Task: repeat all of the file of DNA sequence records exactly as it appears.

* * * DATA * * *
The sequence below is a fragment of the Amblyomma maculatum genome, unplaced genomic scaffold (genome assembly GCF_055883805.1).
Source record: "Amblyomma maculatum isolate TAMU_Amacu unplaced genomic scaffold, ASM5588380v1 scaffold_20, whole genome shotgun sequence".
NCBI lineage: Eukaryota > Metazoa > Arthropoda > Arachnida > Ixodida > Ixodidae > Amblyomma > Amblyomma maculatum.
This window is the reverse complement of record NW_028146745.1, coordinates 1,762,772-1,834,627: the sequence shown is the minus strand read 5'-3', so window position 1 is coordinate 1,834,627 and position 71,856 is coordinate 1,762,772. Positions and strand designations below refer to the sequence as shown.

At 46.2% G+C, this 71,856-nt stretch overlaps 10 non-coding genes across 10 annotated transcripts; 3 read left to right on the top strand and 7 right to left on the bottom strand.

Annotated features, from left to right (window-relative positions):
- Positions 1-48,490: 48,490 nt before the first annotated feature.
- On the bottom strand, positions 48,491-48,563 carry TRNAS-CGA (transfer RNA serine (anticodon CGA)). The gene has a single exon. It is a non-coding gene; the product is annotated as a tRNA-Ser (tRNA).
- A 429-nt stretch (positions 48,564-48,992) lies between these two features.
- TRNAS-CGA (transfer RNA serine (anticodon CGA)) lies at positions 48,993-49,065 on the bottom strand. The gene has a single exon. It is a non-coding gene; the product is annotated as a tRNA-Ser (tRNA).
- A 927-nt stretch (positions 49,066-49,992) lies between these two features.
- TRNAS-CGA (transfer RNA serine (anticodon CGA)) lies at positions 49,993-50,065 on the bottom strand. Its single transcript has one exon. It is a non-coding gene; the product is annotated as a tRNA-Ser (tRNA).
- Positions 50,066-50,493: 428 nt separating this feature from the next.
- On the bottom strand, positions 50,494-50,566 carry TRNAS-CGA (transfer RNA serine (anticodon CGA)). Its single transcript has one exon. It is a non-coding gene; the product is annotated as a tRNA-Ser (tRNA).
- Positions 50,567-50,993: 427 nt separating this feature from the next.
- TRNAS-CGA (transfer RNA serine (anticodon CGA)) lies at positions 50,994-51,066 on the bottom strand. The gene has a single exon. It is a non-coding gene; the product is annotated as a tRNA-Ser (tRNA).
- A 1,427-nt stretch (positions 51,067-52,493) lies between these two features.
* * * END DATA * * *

The sequence below is a fragment of the Amblyomma maculatum genome, unplaced genomic scaffold (genome assembly GCF_055883805.1).
Source record: "Amblyomma maculatum isolate TAMU_Amacu unplaced genomic scaffold, ASM5588380v1 scaffold_20, whole genome shotgun sequence".
NCBI lineage: Eukaryota > Metazoa > Arthropoda > Arachnida > Ixodida > Ixodidae > Amblyomma > Amblyomma maculatum.
This window is the reverse complement of record NW_028146745.1, coordinates 1,762,772-1,834,627: the sequence shown is the minus strand read 5'-3', so window position 1 is coordinate 1,834,627 and position 71,856 is coordinate 1,762,772. Positions and strand designations below refer to the sequence as shown.

At 46.2% G+C, this 71,856-nt stretch overlaps 10 non-coding genes across 10 annotated transcripts; 3 read left to right on the top strand and 7 right to left on the bottom strand.

Annotated features, from left to right (window-relative positions):
- Positions 1-48,490: 48,490 nt before the first annotated feature.
- On the bottom strand, positions 48,491-48,563 carry TRNAS-CGA (transfer RNA serine (anticodon CGA)). The gene has a single exon. It is a non-coding gene; the product is annotated as a tRNA-Ser (tRNA).
- A 429-nt stretch (positions 48,564-48,992) lies between these two features.
- TRNAS-CGA (transfer RNA serine (anticodon CGA)) lies at positions 48,993-49,065 on the bottom strand. The gene has a single exon. It is a non-coding gene; the product is annotated as a tRNA-Ser (tRNA).
- A 927-nt stretch (positions 49,066-49,992) lies between these two features.
- TRNAS-CGA (transfer RNA serine (anticodon CGA)) lies at positions 49,993-50,065 on the bottom strand. Its single transcript has one exon. It is a non-coding gene; the product is annotated as a tRNA-Ser (tRNA).
- Positions 50,066-50,493: 428 nt separating this feature from the next.
- On the bottom strand, positions 50,494-50,566 carry TRNAS-CGA (transfer RNA serine (anticodon CGA)). Its single transcript has one exon. It is a non-coding gene; the product is annotated as a tRNA-Ser (tRNA).
- Positions 50,567-50,993: 427 nt separating this feature from the next.
- TRNAS-CGA (transfer RNA serine (anticodon CGA)) lies at positions 50,994-51,066 on the bottom strand. The gene has a single exon. It is a non-coding gene; the product is annotated as a tRNA-Ser (tRNA).
- A 1,427-nt stretch (positions 51,067-52,493) lies between these two features.